Contributed by Maria “Yadi” Cornelius – mother of a child with special needs.
I woke up in a cold sweat one morning with the thought every parent has had at some point in their child’s life: “Who will take care of my child in my absence?” As a mom with a child with special needs, it becomes a bigger question than simply choosing a godparent. I had reached my max of family leave, which meant I now had to teach other people to care for my son. I wanted to make sure that anyone who cares for my son works as hard as I do to improve his quality of life.
That’s when I decided to create his care manual.
Having multiple people care for your child with special needs takes a lot of communication and teamwork. Organizing everything your caregivers need to know into one place will help ensure that your child gets the care he needs. Here are some tips to create your own care manual for your child.
1. Find a System that Works for You
For me, a 3-ring binder organized into sections with a table of contents in the front was the best way to keep my son’s information organized. A phone app might work well too, but keep in mind that your caregivers need to have ready access to this information. Having it all down on paper is the easiest way to do this, even if you have to make several copies.
2. Stay Organized
Keep a copy of the entire manual on your computer. That way, when there are changes to any part of the plan – and there will be – you can do a quick edit and email the revised copies to all of your caregivers.
3. Get Help
Your health care team can help with obtaining your child’s medical records and all of the treatment plans associated with his care.
4. Prioritize Your Child’s Needs
Communicating all of your child’s medical needs to others can be tedious and overwhelming. You need to provide enough information so that your caregivers know what to do, but at the same time you don’t want them to feel overwhelmed. Here’s how I organized my son’s manual:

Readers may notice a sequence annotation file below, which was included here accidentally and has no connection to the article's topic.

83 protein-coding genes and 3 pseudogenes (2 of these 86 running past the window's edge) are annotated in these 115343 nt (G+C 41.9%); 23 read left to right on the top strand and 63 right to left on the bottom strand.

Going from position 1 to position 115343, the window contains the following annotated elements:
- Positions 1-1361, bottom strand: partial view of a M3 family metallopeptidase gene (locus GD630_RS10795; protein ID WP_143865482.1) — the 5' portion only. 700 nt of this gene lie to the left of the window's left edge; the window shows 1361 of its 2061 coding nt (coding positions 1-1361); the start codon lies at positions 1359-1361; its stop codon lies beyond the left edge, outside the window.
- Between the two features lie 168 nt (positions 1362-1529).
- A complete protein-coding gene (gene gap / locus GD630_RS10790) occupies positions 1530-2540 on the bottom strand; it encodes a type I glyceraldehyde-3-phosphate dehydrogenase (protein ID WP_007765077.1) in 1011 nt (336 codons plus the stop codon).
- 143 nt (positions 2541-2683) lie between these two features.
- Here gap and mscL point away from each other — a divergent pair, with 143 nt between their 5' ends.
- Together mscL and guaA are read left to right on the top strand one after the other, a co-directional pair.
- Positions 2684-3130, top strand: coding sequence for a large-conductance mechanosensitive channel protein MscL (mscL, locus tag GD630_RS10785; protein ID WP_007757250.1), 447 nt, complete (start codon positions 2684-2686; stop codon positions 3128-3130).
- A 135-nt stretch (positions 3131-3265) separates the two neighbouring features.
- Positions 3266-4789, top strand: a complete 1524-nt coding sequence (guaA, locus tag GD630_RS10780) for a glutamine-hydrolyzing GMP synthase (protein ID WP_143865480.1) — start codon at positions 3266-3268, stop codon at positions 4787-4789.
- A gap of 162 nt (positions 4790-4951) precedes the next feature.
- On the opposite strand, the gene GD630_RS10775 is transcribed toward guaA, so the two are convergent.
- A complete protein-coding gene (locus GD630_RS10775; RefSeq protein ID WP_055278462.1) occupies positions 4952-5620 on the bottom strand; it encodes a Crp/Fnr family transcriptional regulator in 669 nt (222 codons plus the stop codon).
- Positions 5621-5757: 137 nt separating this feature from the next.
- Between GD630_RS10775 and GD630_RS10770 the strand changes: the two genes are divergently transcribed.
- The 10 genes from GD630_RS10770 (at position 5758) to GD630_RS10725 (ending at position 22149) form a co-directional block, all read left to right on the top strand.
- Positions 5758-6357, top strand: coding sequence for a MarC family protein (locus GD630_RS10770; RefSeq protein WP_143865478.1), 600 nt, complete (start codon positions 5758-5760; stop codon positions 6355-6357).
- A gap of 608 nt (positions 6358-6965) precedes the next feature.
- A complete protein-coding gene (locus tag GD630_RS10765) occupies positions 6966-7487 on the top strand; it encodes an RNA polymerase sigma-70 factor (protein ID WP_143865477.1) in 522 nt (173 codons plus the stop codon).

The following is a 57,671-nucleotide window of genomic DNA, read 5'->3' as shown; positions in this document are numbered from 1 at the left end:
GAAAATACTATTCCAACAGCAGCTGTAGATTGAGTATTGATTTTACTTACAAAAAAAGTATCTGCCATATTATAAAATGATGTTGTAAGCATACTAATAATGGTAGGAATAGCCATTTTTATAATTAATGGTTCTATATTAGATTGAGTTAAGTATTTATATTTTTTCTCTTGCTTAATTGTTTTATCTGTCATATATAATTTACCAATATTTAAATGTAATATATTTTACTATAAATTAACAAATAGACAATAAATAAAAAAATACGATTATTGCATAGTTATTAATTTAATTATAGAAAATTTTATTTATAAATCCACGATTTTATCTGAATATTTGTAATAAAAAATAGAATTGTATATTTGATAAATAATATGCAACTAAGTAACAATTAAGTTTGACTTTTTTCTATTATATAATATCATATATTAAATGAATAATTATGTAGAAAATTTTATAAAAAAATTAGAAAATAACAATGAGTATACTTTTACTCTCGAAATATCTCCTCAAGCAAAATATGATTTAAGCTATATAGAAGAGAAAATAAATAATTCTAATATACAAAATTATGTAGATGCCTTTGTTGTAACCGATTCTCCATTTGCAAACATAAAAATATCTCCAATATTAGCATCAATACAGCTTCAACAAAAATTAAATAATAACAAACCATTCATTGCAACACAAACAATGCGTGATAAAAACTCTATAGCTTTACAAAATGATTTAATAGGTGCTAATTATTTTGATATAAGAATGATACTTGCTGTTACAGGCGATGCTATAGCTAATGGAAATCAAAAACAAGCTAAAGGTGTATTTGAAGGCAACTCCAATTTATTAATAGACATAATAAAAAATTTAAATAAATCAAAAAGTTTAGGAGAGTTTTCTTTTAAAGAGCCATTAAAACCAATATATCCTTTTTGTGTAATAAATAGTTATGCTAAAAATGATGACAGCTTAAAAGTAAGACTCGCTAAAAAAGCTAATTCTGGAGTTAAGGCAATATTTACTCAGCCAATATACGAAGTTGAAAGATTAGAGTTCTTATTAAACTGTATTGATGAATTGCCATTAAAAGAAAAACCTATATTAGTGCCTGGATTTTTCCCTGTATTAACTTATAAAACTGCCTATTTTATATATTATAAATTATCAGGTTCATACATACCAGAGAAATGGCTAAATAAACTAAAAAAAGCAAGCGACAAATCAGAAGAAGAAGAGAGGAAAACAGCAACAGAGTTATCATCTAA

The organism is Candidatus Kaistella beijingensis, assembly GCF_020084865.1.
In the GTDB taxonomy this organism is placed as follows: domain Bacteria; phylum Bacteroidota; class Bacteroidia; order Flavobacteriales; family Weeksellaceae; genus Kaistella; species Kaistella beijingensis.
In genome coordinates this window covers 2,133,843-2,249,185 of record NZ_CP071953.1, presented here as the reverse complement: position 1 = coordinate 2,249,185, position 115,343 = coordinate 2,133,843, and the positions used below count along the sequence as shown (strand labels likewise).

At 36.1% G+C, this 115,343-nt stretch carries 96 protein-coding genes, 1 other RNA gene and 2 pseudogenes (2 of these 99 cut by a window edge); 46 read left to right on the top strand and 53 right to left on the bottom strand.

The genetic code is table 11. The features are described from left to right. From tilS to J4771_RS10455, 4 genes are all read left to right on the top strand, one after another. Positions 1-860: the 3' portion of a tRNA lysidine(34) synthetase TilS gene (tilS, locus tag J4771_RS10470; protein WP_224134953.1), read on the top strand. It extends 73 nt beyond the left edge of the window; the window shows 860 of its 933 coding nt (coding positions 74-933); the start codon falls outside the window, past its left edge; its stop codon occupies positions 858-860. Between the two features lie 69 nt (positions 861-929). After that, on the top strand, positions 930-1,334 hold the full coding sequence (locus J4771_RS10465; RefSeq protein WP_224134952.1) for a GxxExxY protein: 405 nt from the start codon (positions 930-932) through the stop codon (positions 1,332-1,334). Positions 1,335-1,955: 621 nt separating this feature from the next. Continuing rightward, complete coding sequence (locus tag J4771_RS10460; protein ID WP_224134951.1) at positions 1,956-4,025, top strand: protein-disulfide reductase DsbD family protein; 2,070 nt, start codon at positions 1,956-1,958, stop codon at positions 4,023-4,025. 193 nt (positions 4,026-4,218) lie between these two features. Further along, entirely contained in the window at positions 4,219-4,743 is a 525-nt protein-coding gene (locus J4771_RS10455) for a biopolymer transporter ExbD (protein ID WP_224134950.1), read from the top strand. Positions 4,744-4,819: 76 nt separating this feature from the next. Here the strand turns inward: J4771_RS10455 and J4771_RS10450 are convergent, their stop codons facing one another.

- Medical history – Enlist the help of your child’s medical team to complete this section.
- Birth history
- Surgical history
- Medical equipment and supplies (feeding pump, ventilator, gauze, syringes, etc.)
- Include maintenance of the equipment, such as a copy of the operator’s manual for the feeding pump
- Treatment Plan
- Current medications
- Brand name and generic name
- Dose and how often to give
- Include special instructions, such as what to do if a dose is missed (even if the instruction is to call you)
- Current medications
- Health care team
- Names and contact information for all of your child’s doctors and nurses, including specialists, such as Gastroenterology (GI doctor) and Pulmonary (lung doctor)
- Emergency Situations
- What to do in case of a power outage
- Signs and symptoms that something is wrong with your child, such as vomiting or aspiration, abdominal discomfort, dislodgement or leaking of the feeding tube, changes in breathing, crying, anything else that applies to your child. If you’re not sure what to include, ask your health care professional.
- Include any daily therapies your child receives. This may include physical therapy, such as stretching or mobility activities, or occupational therapy such as feeding or grooming techniques.
It took a lot of work at first, but having an organized care manual for my son helps put my mind at ease when I’m at work. Training caregivers has become so much easier too, with a tool to teach them. I’ve noticed that serious illnesses and hospital admissions have decreased since I’ve started using the care manual because my team is prepared and they have the tools they need to recognize the signs and symptoms. I am my son’s voice. With his care manual, he still has a voice even when I’m not there.
Contributed by Maria “Yadi” Cornelius
More resources on caregiving and your child with special needs:
For more Helpful Links and Resources for Families of Children with Special Needs, click here.